In 2022, over338 fatalities resulting from car accidents were logged in Iowa, showing a 3.43% decline from the previous year’s cases. During the same year, more incidents occurred in urban areas compared to rural locations, with the total numbers being 235 and 103, respectively.
Interstate 380, part of Iowa’s urban landscape, is considered one of the most dangerous places for car crashes in the state. Consequently, measures have been taken to raise the level of safety for road users in this area through automated traffic enforcement systems. According to a report published by Iowa’s Governor's Traffic Safety Bureau (GTSB), this project resulted in a decrease in car accident incidents and related injuries on the interstate.
If you ever find yourself involved in a car crash, it is important to know the steps to take and the information to remember, including the rules for reporting an accident, the deadline for filing a lawsuit, and Iowa’s comparative negligence rule. Understanding these laws and how they may impact your case is essential in ensuring you receive the compensation you deserve.
Because vehicular accidents can have consequential effects — ranging from property damage to injuries and death — every motorist should see it as their responsibility to know about the state’s traffic rules and ways to maintain road safety.
Iowa’s Move Over Law
Iowa enforces strict laws to ensure the safety of motorists and pedestrians on its roadways. One such rule is the Move Over Law, which mandates drivers to move over one lane or slow down to a safe speed when approaching emergency or non-emergency vehicles with activated flashing lights while stopped or parked on the roadside. These include passenger cars with hazard lights on.
This rule is crucial in safeguarding the lives of emergency responders, highway workers, and stranded motorists who may be working or standing on the side of the road. When driving near a nonmoving vehicle with blinking lights, it is imperative to give it enough room to work and maneuver safely.
Drivers are advised to comply with the law to avoid serious repercussions. Those who break Iowa Code 321.323A or 321.324 will be fined $100 in addition to other fees and surcharges. Furthermore, the Iowa Department of Transportation (Iowa DOT) will suspend the driver's license or operating privileges of offenders without a preliminary hearing after 30 days' notice if their violation has caused property damage (90-day suspension), bodily injury (180-day suspension), or death (one-year suspension).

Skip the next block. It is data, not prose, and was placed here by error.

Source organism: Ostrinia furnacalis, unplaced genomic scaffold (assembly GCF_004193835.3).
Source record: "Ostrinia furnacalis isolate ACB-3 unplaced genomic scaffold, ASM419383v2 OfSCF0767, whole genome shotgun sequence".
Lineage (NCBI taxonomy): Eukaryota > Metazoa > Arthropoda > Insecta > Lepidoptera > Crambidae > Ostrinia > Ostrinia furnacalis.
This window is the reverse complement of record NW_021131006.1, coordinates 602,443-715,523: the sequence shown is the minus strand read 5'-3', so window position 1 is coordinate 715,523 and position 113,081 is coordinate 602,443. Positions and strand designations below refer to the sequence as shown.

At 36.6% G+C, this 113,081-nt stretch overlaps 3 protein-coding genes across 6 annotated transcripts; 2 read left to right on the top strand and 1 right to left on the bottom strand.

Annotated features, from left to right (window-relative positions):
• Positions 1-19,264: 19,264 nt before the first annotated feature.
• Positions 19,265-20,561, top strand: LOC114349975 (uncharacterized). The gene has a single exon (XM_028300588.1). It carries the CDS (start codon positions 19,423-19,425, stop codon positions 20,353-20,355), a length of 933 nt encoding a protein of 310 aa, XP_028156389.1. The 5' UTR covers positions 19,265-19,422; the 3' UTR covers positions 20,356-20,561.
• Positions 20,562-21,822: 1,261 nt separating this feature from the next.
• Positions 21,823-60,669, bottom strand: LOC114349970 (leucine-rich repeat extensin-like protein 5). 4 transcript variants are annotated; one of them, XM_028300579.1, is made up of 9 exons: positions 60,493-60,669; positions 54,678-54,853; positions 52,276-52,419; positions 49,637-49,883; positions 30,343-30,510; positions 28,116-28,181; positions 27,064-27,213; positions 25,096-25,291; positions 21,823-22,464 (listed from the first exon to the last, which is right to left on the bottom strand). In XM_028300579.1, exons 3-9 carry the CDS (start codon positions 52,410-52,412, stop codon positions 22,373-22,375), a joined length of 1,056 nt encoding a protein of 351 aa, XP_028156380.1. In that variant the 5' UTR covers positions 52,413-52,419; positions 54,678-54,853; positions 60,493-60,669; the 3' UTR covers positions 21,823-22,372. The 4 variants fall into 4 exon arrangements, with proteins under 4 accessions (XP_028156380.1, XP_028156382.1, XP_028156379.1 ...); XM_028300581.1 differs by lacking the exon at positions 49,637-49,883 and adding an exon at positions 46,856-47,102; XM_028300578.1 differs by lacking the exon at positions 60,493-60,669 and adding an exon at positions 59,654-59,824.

If a violator causes bodily injury or death, they may also be subject to an extra fine of $500 or $1,000, respectively. Drivers must always abide by the law to ensure their and others' safety.
The Seat Belt Law of Iowa
In 2022, 45.78% of Iowa car accident fatalities — translating to 114 individuals — involved not wearing a safety belt.
In line with this, Iowa has had a primary safety belt law since 1986 to prevent serious consequences from car crashes. The state’s regulation allows law enforcement officials to stop motorists who are not wearing a safety belt while in a moving vehicle. Moreover, a law passed in 2018 mandates that all passengers under 18 years old riding in the backseat must be properly belted to prevent injuries and fatalities.
Various organizations and government agencies have also started initiatives to promote the proper use of safety belts and child restraint systems in the state. The GTSB, responsible for conducting a yearly seat belt usage survey on Iowa's public roadways, has a car seat calculator on its website showing which type of car restraint system is appropriate for a child based on age and weight. Additionally, Blank Children's Hospital coordinates Iowa's Child Passenger Safety program to help parents and caregivers install and use child restraint systems.
Iowa also hasCarFit stations, which are free educational events for older drivers to learn about the right positioning in a vehicle. Its 12-point checklist covers matters like seat position, mirrors, and safety belts. This program is also essential for Iowa's aging population, which constitutes a significant portion of motorists in the state. More than half a million Iowan drivers are over 65 years old.
Iowa’s Vulnerable Road User Law
According to Iowa DOT, the total number of bicycle fatalities in Iowa in 2022 was three, while the logged pedestrian fatalities were 17. These statistics reflect the unfortunate reality that both bicyclists and pedestrians remain vulnerable on Iowa's roads.
To reduce the risks they face on state roadways, the Vulnerable Road User Law prioritizes the safety of pedestrians, bicyclists, and other unguarded road users. Drivers who cause accidents resulting in serious injuries or fatalities face severe penalties under this law.
The penalty for violating the law depends on the severity of the injury. Drivers may receive a $500 fine, a suspension of their driver's license or operating privileges for up to 90 days, or both in case of serious injuries. If the violation results in death, a driver could be fined $1,000 or suspended for up to 180 days. These penalties are added to any other punishments imposed.
Car Insurance Requirements in Iowa
Mandatory Auto Insurance Coverage